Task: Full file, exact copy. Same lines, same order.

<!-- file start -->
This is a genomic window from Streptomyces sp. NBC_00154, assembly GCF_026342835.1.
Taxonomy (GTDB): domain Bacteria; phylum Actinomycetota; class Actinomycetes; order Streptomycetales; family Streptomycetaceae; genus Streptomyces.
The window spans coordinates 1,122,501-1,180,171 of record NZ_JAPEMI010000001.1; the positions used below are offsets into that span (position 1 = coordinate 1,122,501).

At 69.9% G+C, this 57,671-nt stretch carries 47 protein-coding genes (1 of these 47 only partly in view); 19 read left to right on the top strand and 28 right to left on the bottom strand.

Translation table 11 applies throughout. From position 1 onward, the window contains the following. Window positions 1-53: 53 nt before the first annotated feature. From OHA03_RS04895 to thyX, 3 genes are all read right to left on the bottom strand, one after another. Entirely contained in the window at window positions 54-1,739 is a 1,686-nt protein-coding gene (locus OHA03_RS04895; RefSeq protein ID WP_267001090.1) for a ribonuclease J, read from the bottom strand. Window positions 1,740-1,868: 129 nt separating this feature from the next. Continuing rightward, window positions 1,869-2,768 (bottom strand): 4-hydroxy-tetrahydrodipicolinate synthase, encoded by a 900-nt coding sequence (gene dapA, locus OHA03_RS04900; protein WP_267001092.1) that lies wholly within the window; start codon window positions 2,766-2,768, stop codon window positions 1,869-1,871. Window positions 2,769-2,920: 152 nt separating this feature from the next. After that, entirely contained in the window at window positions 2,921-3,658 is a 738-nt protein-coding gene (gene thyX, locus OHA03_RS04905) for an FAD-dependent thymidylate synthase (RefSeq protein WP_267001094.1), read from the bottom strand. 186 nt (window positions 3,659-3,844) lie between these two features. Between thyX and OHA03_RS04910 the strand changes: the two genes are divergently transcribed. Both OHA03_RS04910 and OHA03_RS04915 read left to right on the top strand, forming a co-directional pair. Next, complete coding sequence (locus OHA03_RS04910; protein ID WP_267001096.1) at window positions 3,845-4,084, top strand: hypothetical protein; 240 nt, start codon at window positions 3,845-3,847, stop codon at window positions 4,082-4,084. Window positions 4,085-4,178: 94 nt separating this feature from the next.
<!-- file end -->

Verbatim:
This is a genomic window from Streptomyces sp. NBC_00154, assembly GCF_026342835.1.
Taxonomy (GTDB): domain Bacteria; phylum Actinomycetota; class Actinomycetes; order Streptomycetales; family Streptomycetaceae; genus Streptomyces.
The window spans coordinates 1,122,501-1,180,171 of record NZ_JAPEMI010000001.1; the positions used below are offsets into that span (position 1 = coordinate 1,122,501).

At 69.9% G+C, this 57,671-nt stretch carries 47 protein-coding genes (1 of these 47 only partly in view); 19 read left to right on the top strand and 28 right to left on the bottom strand.

Translation table 11 applies throughout. From position 1 onward, the window contains the following. Window positions 1-53: 53 nt before the first annotated feature. From OHA03_RS04895 to thyX, 3 genes are all read right to left on the bottom strand, one after another. Entirely contained in the window at window positions 54-1,739 is a 1,686-nt protein-coding gene (locus OHA03_RS04895; RefSeq protein ID WP_267001090.1) for a ribonuclease J, read from the bottom strand. Window positions 1,740-1,868: 129 nt separating this feature from the next. Continuing rightward, window positions 1,869-2,768 (bottom strand): 4-hydroxy-tetrahydrodipicolinate synthase, encoded by a 900-nt coding sequence (gene dapA, locus OHA03_RS04900; protein WP_267001092.1) that lies wholly within the window; start codon window positions 2,766-2,768, stop codon window positions 1,869-1,871. Window positions 2,769-2,920: 152 nt separating this feature from the next. After that, entirely contained in the window at window positions 2,921-3,658 is a 738-nt protein-coding gene (gene thyX, locus OHA03_RS04905) for an FAD-dependent thymidylate synthase (RefSeq protein WP_267001094.1), read from the bottom strand. 186 nt (window positions 3,659-3,844) lie between these two features. Between thyX and OHA03_RS04910 the strand changes: the two genes are divergently transcribed. Both OHA03_RS04910 and OHA03_RS04915 read left to right on the top strand, forming a co-directional pair. Next, complete coding sequence (locus OHA03_RS04910; protein ID WP_267001096.1) at window positions 3,845-4,084, top strand: hypothetical protein; 240 nt, start codon at window positions 3,845-3,847, stop codon at window positions 4,082-4,084. Window positions 4,085-4,178: 94 nt separating this feature from the next.